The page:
Robert Ingle came to San Jose to run the Mercury, and its smaller afternoon sister, the News, in 1981, with a reputation of being very smart and very much aware of it. He was bearded, stern, and most comfortable in the company of few people, preferably his own. He had come to the Merc from The Miami Herald, which he had joined as a copy editor in 1962, straight out of the University of Iowa. “I was a hot commodity because I said I wanted to do copy editing,” he says. The job, he would soon discover, came with particular advantages for a young man for whom the processes by which things got done held great appeal.

Ingle’s initiation to life at the Herald involved rotating from job to job, and this, he would later say, allowed him to learn every step through which a newspaper was put together. He worked with the engravers and the pressmen and became so skilled at the long-abandoned skill of setting lead type that the pressmen honored him with a typesetting tool—a ground-down putty knife used for wedging pieces of lead into empty spaces. The Herald, like so many other papers, was undergoing a profound shift in technology, from hot type to cold, which would soon result in the end of many of the jobs Ingle had delighted in learning, along with the livelihoods of the men who had done them.

Within a year and a half of his arrival at the Herald, Ingle was promoted to assistant news editor, then news editor and, by the time of his departure, to managing editor. He did a stint as a reporter, too, to learn how the work was done. Then Knight Ridder sent him to the Merc to replace Larry Jinks, who had begun lifting the paper out of its historic mediocrity. Jinks, who moved to the corporate offices, was pleasant and accessible, which made him a difficult man for the diffident Ingle to follow. Still, he set about building on what Jinks had begun, adding sections—the Sunday magazine, and a standalone Monday business section, among them—but doing so with little, if any, consultation with those who worked for him. “Himself,” recalls Bob Ryan. “By himself.”

Ingle possessed a crystalline vision of the outcomes he desired. He was open to hearing ideas other than his own, but there was little hope of prevailing once he had made up his mind. So too did his staff learn that when he responded to a suggestion with his customary refrain—“That’s the stupidest fucking idea I’ve ever heard”—the rejoinder reflected an opinion, not a feeling. Nothing personal, as Ryan discovered when he asked Ingle if the paper would pay for him to take a community college computing class. “Stupidest fucking idea. . . .,” Ingle replied.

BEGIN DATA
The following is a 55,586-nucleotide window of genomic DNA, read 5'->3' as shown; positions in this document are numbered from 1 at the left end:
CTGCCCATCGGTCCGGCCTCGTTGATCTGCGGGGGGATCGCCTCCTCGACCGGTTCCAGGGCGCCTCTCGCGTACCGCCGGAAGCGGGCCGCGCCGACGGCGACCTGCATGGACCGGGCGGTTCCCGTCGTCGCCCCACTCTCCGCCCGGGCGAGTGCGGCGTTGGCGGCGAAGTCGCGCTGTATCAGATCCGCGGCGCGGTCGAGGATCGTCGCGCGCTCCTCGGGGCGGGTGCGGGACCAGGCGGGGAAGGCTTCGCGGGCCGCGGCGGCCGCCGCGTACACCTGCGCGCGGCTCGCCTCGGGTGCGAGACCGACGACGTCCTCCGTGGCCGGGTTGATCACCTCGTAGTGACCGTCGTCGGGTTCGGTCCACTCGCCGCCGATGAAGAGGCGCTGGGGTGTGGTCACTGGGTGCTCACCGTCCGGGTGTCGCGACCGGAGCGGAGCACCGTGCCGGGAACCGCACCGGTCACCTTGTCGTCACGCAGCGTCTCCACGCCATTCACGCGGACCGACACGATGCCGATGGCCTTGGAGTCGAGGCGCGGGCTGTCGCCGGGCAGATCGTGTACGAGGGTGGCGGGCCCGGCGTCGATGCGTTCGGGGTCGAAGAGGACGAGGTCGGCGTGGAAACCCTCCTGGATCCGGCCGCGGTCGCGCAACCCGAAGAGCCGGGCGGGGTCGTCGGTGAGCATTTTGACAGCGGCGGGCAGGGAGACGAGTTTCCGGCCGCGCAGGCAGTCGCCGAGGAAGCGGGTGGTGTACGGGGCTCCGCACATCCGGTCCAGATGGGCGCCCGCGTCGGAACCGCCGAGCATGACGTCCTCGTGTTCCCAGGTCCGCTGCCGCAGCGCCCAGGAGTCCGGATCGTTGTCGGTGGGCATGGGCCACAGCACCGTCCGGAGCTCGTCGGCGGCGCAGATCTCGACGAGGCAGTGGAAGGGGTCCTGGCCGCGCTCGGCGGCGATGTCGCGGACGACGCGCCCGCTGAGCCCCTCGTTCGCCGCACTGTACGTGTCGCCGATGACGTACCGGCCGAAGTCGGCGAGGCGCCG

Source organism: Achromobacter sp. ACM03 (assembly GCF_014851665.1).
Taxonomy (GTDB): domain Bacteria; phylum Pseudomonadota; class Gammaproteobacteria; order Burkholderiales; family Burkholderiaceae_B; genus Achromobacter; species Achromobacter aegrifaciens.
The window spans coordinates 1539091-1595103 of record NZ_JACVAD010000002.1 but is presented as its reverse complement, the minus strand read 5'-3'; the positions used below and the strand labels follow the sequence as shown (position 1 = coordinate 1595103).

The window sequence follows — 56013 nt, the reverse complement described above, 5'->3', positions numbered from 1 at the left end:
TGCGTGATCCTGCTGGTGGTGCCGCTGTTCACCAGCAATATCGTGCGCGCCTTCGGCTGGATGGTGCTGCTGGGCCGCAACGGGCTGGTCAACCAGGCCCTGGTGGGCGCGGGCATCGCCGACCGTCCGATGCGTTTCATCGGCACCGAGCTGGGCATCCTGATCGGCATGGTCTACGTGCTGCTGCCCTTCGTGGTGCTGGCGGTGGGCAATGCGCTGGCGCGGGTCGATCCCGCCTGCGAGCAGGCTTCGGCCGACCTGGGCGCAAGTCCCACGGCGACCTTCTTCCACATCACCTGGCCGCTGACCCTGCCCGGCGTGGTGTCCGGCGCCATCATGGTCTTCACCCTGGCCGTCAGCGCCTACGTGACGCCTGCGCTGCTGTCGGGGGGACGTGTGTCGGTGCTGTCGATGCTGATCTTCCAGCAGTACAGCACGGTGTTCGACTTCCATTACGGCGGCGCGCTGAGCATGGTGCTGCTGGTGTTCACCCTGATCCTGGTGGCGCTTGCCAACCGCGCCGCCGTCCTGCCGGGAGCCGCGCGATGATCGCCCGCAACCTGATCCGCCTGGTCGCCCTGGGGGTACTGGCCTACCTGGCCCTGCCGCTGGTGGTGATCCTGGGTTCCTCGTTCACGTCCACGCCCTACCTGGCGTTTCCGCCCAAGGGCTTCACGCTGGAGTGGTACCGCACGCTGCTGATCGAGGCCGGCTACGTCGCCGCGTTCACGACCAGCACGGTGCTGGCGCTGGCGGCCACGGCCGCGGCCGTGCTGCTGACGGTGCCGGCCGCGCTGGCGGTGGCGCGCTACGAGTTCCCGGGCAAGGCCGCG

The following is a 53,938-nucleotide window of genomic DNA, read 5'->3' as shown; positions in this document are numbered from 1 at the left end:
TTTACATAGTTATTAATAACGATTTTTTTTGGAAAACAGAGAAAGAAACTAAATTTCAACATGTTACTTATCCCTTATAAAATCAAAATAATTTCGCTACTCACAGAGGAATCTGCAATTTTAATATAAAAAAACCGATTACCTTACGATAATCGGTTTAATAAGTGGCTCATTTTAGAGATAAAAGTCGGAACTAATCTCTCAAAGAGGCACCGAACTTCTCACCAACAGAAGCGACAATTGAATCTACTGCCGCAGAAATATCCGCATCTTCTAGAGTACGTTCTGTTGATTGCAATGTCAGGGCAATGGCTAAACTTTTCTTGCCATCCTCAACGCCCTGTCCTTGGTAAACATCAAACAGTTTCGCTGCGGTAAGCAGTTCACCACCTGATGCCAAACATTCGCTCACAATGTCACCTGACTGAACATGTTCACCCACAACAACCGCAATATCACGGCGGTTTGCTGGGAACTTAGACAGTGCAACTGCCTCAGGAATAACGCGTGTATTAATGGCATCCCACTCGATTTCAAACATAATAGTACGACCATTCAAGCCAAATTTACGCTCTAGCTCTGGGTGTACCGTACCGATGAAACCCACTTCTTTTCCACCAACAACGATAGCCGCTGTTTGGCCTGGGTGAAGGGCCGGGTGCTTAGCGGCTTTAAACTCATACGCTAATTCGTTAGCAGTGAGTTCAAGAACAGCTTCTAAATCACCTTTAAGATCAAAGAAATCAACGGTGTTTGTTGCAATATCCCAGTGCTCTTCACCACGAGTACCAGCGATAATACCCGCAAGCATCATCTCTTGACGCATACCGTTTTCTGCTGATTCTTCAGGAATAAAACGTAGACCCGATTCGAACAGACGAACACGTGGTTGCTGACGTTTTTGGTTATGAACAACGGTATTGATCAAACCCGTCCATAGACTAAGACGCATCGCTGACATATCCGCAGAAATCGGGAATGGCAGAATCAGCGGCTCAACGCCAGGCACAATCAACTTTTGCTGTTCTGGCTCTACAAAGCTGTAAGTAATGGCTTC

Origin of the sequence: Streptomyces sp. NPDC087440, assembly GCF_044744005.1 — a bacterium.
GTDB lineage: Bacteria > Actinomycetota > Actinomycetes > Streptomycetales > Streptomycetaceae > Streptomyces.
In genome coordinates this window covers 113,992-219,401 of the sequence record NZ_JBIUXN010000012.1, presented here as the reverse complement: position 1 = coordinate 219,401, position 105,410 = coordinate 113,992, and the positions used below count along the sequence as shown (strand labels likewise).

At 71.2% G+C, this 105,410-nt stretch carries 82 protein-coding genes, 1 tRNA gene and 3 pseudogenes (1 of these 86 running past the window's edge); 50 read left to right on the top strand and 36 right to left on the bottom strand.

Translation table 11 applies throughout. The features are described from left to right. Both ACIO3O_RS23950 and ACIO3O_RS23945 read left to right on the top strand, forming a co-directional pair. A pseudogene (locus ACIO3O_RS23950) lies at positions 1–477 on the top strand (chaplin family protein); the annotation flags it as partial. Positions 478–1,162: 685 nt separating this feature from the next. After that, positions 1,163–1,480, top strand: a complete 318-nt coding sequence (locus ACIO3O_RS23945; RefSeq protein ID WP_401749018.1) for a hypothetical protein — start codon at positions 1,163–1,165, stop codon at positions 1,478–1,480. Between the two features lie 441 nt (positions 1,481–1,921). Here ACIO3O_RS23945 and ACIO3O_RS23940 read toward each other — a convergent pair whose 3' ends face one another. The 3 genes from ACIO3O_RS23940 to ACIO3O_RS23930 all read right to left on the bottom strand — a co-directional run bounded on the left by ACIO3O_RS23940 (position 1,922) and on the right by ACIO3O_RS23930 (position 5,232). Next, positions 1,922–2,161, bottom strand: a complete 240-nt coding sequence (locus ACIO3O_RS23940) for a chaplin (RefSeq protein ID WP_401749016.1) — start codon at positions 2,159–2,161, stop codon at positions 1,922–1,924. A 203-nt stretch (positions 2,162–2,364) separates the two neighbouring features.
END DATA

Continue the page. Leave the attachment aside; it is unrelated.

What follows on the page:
The story suggests that Ingle had little interest in technology, which was not the case. Because more than anyone else, it would be Bob Ingle who would see the need to push his paper, and eventually Knight Ridder, to the forefront of the digital revolution. He had already witnessed how powerfully technology could alter the work newspapers did, and how disruptive it could be if things did not go right.

Not long before Ingle left Miami for San Jose, Knight Ridder had launched an experiment in distributing information without the use of paper. Viewtron, as it was called, used a videotex system both to carry news and, more importantly, to allow its subscribers to send messages, shop, and even bank through telephone lines that ran from terminals connected to television sets, and to a keyboard that everyone hated because it reminded them of an array of Chiclets.

The experiment was confined to the city of Coral Gables, Florida, where Bob Ingle happened to live and where he would later recall watching a prizefight on his television, and between rounds checking the judges’ scoring via his Viewtron terminal. This is not to suggest that that moment represented an epiphany: Viewtron was cumbersome, and it was expensive; the terminals cost $600 and fees were $12 a month, plus an additional $1 an hour. Knight Ridder was pouring millions of dollars into an experiment whose purpose defied simple definition. “People thought videotex was going to be an electronic newspaper,” one of the experiment’s directors told The Wall Street Journal in 1985. “It’s something else, but we’re not exactly sure what yet.”

Michael Shapiro is a contributing editor to CJR and teaches at Columbia's Graduate School of Journalism. His most recent book is Bottom of the Ninth: Branch Rickey, Casey Stengel, and the Daring Scheme to Save Baseball From Itself.